19 July 2021

Macam jalan nak pi Siam saja...

Mail kalut kelepiaq kiri kanan...

Buka kilang perkerja ratusan orang boleh tapi buka Parlimen hanya 80 MP dibenar hadir sidang Dewan Rakyat. Awat depa takut sangat?Memang jenis tak berteloq.Bukankah semua MP dah lengkap 2 dos vaksin?Kalu macam tu Bang Non dok rumah saja jaga cucu dan bekebun...

Seseorang Muslim yg menanam sesuatu tanaman yg berbuah lalu dimakan oleh manusia atau binatang,mereka akan mendapat pahala sedekah. - Al Bukhari dan Muslim

Mr Prime Minister, can I 
advise you something?...

“I think if we go to the ground, we will probably find the kitchens of homes to be full (with supplies). I don’t mean this is the case for everyone, that’s why we have a registration system so that distribution can be fair.”- PM Muhyiddin Yassin

Your acidic words above must have hit the hearts of millions of Malaysians in these difficult times, especially those who have lost their jobs and have no source of income. To conclude that the needy are involved in a game of deception is the unkindest cut of all from no less than Prime Minister Muhyiddin Yassin.

I am still wondering what made you utter those words. It is unbecoming of any politician, let alone a sitting prime minister. It could be a clear sign that you are either naïve and ignorant or being misled by your coterie of hangers-on and cronies who may not have gone to the ground. Perhaps their minds are tuned and fixated on telling you what you would like to hear.

Your scathing comments lacked empathy and citizens were quick to quip that “maybe you live in a different world”. Klang MP Charles Santiago's remarks were more scornful: “I think we have a delusional prime minister who is quite divorced from what’s happening on the ground.” Rightly or wrongly, many Malaysians agree with this assertion.

The kitchens filled with supplies you talked about may be those of your party members or the political elite or those who live in upmarket neighbourhoods like Bukit Damansara or Bukit Tunku. Of course, they have different tastes and traits like wearing an RM100,000 watch, using an RM120 face mask, owning an Alphard (as a second car), and sending their children, not to the neighbourhood tadika, but to a Montessori in France.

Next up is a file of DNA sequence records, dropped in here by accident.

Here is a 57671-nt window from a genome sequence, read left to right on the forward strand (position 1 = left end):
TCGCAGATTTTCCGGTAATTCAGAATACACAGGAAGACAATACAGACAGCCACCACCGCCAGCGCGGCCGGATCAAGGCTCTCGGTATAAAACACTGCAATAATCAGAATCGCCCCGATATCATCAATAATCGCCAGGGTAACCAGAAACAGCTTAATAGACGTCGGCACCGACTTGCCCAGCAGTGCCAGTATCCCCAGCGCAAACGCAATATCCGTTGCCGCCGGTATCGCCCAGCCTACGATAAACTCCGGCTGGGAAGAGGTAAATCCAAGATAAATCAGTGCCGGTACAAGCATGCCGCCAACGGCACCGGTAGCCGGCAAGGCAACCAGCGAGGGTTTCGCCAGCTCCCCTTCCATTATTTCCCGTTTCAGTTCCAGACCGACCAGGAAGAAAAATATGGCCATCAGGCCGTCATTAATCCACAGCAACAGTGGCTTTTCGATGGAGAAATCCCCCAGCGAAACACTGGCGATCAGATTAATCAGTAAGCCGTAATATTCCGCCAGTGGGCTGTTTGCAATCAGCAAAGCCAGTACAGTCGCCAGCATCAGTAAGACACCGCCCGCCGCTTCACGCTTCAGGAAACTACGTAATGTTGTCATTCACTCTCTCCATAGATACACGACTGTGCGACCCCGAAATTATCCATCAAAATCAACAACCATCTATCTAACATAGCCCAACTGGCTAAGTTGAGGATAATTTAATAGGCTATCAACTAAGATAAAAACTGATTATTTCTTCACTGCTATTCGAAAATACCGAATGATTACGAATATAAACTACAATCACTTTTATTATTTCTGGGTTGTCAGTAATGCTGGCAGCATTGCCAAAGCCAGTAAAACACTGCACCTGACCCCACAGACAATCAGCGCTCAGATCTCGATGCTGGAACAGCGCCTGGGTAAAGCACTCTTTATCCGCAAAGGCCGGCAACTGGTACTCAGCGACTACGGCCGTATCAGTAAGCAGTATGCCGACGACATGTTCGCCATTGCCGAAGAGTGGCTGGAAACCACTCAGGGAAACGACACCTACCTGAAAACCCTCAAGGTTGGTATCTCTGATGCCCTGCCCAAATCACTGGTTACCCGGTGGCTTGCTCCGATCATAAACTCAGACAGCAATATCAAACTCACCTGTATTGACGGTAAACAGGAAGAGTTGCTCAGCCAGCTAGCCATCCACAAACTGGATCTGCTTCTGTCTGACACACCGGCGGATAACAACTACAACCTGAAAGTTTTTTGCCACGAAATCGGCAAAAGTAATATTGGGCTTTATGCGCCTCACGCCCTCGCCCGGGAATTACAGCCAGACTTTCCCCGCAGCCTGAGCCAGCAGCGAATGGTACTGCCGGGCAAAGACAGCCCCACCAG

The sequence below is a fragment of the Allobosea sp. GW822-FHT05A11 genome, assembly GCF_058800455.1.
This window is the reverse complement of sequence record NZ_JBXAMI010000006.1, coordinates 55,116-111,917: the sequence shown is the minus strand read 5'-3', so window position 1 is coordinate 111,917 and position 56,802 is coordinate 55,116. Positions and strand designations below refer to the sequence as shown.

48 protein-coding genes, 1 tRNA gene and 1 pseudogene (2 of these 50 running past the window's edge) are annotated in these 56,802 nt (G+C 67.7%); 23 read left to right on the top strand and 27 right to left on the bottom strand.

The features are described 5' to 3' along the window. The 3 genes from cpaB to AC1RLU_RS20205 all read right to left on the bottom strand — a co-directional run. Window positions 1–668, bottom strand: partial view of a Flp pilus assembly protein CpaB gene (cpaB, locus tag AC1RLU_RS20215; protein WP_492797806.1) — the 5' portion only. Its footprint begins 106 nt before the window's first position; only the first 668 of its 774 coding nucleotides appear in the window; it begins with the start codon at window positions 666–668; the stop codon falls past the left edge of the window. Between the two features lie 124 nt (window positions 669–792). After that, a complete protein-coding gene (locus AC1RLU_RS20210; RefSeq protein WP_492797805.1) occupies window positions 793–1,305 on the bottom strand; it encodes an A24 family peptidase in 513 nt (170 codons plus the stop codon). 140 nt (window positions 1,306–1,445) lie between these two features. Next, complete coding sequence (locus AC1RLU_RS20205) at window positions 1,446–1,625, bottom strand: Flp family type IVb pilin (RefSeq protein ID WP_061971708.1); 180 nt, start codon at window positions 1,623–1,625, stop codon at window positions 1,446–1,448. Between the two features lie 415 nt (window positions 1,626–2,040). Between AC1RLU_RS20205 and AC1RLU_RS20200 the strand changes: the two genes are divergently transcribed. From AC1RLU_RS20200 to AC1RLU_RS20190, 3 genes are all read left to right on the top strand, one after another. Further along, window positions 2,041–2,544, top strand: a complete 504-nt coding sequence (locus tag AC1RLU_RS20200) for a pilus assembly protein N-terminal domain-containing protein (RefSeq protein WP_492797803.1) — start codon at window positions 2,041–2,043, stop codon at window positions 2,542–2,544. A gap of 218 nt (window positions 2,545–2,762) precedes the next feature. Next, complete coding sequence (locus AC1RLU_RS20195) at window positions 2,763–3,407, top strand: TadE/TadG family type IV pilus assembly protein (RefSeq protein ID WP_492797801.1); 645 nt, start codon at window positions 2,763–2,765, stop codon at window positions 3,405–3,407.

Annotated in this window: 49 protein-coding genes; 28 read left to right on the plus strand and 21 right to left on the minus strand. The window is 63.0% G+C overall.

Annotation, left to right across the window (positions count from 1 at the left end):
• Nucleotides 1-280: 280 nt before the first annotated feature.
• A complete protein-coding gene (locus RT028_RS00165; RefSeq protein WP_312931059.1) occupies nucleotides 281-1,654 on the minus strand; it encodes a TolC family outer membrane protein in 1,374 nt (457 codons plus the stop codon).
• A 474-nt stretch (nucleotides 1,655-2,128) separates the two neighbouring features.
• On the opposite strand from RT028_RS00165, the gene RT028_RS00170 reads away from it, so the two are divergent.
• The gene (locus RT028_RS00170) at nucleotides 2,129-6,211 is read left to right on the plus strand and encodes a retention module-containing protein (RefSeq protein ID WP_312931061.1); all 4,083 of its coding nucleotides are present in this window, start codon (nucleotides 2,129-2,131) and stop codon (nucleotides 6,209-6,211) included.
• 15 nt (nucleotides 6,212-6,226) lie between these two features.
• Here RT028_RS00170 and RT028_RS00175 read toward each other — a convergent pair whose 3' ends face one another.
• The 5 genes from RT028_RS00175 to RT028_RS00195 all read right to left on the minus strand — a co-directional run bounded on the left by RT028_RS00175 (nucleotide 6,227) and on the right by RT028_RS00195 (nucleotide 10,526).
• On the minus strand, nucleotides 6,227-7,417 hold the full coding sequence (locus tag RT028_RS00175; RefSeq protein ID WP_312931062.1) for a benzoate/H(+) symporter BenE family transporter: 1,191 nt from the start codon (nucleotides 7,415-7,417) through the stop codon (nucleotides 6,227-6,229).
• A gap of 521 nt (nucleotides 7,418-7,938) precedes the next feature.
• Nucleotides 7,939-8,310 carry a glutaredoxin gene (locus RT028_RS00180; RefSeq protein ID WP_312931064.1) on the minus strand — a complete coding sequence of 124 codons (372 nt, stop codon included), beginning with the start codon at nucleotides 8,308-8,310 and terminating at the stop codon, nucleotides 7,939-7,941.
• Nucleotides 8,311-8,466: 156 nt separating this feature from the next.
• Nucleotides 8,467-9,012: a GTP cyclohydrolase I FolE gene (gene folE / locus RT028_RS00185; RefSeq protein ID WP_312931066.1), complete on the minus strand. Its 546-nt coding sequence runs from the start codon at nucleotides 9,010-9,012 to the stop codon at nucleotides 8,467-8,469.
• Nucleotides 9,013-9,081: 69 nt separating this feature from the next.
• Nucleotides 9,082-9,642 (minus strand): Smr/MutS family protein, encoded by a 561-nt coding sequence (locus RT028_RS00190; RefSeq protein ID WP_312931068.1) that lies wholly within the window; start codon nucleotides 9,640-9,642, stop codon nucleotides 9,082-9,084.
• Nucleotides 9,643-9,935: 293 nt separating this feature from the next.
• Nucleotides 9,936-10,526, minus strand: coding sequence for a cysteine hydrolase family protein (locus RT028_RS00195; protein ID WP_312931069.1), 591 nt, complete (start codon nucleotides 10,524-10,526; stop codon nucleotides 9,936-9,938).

Sir, have you or members of your family ever gone to bed on an empty stomach? You should also be reminded that the political elite never had experienced empty stomachs and had never been subjected to surviving on a meal of only bread and tap water.

Every day, several thousands of empty stomachs are filled, thanks to contributions from fellow Malaysians from all walks of life. For the hungry, food did not drop from the sky, nor did they get food from the government. They were identified by the white flags they raised.

This is not politics where you keep denying and passing the buck, hoping that people will forget the transgressions soon enough. The government of which you are the leader has a real problem in its hands. By brushing it aside and pooh-poohing it with rhetoric is not going to make the problem go away.

Mr Prime Minister, you were also quoted as saying that the Women, Family and Community Development Ministry has a record of those who need assistance but these records are not up to date.

If aid has indeed been given, why are there long queues at soup kitchens and service centres run by individuals and charity organisations? In times of restricted movement of people, how and where does one register for such aid?

Even then, the ministry, for lack of a better phrase, does not have a good record when distributing food items to the needy. Last year, despite being allocated RM100 for each pack, what was delivered to residents in Seremban were packs with items worth less than RM35.

Sir, you were quoted as saying: “Most of the target groups, be they from the M40, B40 or the T20 households, were affected by the pandemic as they may have lost their jobs, cannot run their business, so we give them aid.”

What aid has been accorded to businesses? They have been clamouring for some easing of restrictions so that they can carry out their business activities, but this plea has fallen on deaf ears.

In Cameron Highlands, tonnes of vegetables are going to waste every day because the farmers are unable to leave their homes to harvest their produce. Elsewhere, restaurants and coffee shops are closing down and thousands have become unemployed.